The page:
Schools around Scotland are to be offered resources to teach teenagers how to get enough sleep. The teaching pack created by the charity Sleep Scotland is to be used as part of the curriculum for excellence, reports the BBC.

It aims to raise awareness of the importance of sleep for young people’s emotional and physical well-being.

Sleep Scotland, which also offers a sleep counseling service, said getting enough sleep can boost academic performance and physical health.

However, going without sleep can be linked to obesity, pupils’ failure to reach their potential height and a greater risk of depression.

A report by the charity said young people often believed they could make up for lack of sleep during the week by sleeping late at weekends.

However, by going to bed even later at weekends they were actually forcing a change in their body clocks – giving the same effect as jet lag when they return to a school routine on Monday mornings.

Source-ANI

Royal Philips Electronics announced today a global partnership with the World Association of Sleep Medicine (WASM), as official sponsor of World Sleep Day 2011, being held across the globe on Friday, March 18. This partnership illustrates Philips’ expanding efforts to increase awareness of how sleep impacts people’s health and well-being all around the world, on a daily basis.

“Philips is honored to be working with the World Association of Sleep Medicine,” commented Dr. David White, Chief Medical Officer for Philips Home Healthcare Solutions and a Professor of Sleep Medicine at Harvard Medical School. “Through the sponsorship of the World Sleep Day we aim to increase people’s understanding of the seriousness of sleep disorders, such as obstructive sleep apnea (OSA) which, if not properly managed, can have a significant impact on a person’s health and well-being.” Read the rest of this entry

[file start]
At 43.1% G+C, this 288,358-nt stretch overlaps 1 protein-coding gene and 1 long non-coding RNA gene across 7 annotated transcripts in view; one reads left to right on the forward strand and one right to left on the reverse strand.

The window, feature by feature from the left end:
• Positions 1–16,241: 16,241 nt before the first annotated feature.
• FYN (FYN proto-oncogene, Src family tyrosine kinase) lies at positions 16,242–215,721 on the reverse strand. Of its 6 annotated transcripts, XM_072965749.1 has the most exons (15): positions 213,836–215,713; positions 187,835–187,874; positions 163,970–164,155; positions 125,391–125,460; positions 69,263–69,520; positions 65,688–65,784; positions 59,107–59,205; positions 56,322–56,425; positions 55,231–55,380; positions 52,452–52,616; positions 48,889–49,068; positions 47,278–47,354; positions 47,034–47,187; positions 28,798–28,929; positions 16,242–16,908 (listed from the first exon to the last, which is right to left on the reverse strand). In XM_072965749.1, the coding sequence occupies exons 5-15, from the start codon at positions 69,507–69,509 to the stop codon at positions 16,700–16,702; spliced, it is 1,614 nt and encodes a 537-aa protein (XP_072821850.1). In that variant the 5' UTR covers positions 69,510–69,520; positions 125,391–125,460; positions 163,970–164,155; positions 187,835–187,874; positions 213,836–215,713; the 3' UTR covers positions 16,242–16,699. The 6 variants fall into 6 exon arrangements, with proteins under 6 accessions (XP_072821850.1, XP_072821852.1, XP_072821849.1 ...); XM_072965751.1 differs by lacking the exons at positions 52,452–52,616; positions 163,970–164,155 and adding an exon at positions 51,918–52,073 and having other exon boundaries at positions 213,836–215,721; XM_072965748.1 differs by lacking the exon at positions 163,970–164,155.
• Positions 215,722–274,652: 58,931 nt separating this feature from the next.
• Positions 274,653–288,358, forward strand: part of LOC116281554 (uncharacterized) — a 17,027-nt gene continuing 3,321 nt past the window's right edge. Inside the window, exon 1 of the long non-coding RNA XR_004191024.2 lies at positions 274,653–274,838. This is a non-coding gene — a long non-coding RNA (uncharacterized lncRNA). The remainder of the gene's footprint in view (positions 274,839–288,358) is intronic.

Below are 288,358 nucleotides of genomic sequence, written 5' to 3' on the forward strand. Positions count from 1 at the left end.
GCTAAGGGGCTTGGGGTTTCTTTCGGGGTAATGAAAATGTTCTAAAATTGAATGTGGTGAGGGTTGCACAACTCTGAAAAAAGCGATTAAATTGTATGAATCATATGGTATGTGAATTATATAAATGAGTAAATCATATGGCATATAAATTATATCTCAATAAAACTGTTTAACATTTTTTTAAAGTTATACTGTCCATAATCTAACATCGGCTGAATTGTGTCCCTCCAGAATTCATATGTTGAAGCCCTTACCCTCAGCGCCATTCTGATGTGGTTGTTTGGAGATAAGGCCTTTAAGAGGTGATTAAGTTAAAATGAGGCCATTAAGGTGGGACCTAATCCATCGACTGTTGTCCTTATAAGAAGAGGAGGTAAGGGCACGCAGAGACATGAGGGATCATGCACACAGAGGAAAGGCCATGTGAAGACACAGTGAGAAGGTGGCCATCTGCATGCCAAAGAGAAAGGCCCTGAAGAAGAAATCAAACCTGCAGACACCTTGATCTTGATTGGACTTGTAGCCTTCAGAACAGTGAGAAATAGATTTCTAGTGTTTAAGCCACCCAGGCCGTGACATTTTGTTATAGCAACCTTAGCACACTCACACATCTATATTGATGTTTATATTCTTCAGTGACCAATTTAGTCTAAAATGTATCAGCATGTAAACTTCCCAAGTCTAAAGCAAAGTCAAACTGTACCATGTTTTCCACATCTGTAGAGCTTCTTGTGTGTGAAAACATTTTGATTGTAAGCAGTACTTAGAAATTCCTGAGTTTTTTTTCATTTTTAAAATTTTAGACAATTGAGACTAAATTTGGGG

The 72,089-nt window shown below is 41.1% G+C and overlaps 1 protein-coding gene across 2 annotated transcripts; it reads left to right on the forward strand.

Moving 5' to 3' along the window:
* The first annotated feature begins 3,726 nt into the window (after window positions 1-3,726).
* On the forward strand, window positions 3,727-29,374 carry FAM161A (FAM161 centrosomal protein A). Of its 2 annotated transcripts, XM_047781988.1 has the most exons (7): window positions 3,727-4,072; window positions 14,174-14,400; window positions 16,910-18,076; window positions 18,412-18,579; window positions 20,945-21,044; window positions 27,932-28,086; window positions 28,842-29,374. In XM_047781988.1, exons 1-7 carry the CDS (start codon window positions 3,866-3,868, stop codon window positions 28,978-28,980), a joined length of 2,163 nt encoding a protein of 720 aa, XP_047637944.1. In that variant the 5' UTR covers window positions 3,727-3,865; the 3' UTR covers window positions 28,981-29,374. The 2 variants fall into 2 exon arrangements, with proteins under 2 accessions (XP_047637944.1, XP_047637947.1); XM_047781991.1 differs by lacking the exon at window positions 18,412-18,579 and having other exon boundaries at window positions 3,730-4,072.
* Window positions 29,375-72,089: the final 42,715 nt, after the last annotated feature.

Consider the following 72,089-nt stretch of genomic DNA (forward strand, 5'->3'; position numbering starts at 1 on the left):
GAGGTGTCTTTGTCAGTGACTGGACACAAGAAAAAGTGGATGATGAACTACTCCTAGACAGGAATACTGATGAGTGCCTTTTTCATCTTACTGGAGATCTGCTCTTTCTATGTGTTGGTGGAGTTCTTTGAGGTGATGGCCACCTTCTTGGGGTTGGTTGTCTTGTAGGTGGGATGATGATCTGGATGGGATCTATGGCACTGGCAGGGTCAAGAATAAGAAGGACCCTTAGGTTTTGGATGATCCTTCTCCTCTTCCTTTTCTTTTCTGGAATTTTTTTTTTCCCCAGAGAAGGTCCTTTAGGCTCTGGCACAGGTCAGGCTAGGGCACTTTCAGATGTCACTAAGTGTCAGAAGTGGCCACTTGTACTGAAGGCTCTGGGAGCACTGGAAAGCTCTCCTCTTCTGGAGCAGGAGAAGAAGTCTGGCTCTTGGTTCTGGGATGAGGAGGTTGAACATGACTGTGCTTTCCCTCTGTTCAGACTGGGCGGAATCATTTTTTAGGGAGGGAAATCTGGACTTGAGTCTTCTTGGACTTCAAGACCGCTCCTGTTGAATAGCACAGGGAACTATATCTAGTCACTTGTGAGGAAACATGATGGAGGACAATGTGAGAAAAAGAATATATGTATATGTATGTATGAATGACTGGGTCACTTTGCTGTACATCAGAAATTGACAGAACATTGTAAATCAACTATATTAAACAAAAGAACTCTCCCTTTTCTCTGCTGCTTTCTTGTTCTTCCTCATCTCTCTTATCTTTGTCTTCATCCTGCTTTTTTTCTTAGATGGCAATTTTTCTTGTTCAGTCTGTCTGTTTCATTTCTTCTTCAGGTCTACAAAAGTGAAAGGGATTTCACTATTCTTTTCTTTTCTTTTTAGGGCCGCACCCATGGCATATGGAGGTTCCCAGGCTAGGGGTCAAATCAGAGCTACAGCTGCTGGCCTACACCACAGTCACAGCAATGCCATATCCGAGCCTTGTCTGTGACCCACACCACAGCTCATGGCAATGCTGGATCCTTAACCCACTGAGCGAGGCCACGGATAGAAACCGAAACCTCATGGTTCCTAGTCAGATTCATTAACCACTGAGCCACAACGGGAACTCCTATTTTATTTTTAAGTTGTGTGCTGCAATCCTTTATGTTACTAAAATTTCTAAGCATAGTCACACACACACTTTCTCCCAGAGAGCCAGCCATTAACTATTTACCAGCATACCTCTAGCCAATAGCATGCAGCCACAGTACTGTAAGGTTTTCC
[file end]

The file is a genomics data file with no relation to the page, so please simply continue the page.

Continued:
Singapore has been celebrating World Sleep Day, which is March 18, by deploying self-assessment kiosks throughout hospitals to help its citizens find out if they are at risk for obstructive sleep apnea, or OSA.

The first of such self assessment kiosk was installed on March 1.

obstructive sleep apnea (OSA)  sufferers stop breathing repeatedly during sleep, which happens when the upper airway is blocked by a large tongue or extra tissue in the throat.

Symptoms include loud snoring, choking during sleep, poor memory, feeling irritable and excessive daytime sleepiness.

An estimated 15 percent of the country’s population suffer from obstructive sleep apnea (OSA), but the number of patients is expected to rise with increased awareness of this condition.

Source:TVOnline.Com

Upgraded Sleep & Snoring Monitoring Software

Sleep ApneaDisorder/[ Press Release ]/ KIRYAT TIVON, Israel, March 18, 2011 /– Snoring U and Sleeping U are two smartphone applications that record and display information about the sleep environment, and snoring. Snoring U and Sleeping U can be used as an alert to the possibility of a potential problem, as well as for monitoring the existence or absence of snoring. Snoring U and Sleeping U are available for iPhone, iPad and iPod Touch and are now better than ever! 

Snoring U and Sleeping U can allow for the monitoring of how loud and how often he/she snores during sleep, as well as listen to a recording of sleep sounds, and compare a history of multiple sleep sessions (a benefit for those who sleep alone and/or for anyone who wishes to prove the existence of snoring to an unbelieving bed partner. Besides the sleep monitoring, Snoring U can also attempt to help the user stop snoring by performing a sophisticated “nudge,” which is triggered by a set of complex rules that are applied to the noise level, noise pattern and desired user behavior. Read the rest of this entry